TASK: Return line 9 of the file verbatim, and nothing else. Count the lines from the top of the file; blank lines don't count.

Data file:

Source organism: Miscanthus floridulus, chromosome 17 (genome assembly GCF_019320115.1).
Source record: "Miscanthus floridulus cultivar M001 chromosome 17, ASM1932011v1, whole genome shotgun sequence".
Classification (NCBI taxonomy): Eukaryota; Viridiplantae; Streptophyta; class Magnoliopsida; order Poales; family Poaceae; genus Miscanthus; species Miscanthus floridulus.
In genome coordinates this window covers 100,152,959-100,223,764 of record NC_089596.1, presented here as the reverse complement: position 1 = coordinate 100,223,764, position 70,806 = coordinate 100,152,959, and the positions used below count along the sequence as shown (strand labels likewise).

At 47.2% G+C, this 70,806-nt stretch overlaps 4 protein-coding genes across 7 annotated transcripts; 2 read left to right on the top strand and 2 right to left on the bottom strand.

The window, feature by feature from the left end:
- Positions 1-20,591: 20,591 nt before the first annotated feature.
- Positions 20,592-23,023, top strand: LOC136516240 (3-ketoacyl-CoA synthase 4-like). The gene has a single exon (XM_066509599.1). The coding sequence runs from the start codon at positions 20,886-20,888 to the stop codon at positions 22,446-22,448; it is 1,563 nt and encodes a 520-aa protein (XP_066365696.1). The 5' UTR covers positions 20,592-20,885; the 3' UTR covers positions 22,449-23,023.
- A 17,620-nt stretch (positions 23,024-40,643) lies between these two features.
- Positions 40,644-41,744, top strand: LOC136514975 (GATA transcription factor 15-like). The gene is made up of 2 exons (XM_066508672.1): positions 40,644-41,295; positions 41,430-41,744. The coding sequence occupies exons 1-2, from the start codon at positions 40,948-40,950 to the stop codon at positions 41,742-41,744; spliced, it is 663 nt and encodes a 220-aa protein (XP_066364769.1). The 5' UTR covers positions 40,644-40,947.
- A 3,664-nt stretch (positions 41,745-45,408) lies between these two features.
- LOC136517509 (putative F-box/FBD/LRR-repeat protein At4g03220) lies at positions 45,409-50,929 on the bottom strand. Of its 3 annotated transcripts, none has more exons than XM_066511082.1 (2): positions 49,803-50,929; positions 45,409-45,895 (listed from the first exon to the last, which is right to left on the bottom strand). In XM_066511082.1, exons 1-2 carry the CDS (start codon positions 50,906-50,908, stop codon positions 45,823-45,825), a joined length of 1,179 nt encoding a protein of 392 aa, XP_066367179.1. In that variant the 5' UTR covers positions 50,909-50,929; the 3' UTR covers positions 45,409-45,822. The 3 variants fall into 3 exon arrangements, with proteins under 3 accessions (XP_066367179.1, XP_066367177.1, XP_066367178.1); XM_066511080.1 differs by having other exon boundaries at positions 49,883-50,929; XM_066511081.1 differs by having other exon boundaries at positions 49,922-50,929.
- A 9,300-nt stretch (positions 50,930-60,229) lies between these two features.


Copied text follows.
- A 17,620-nt stretch (positions 23,024-40,643) lies between these two features.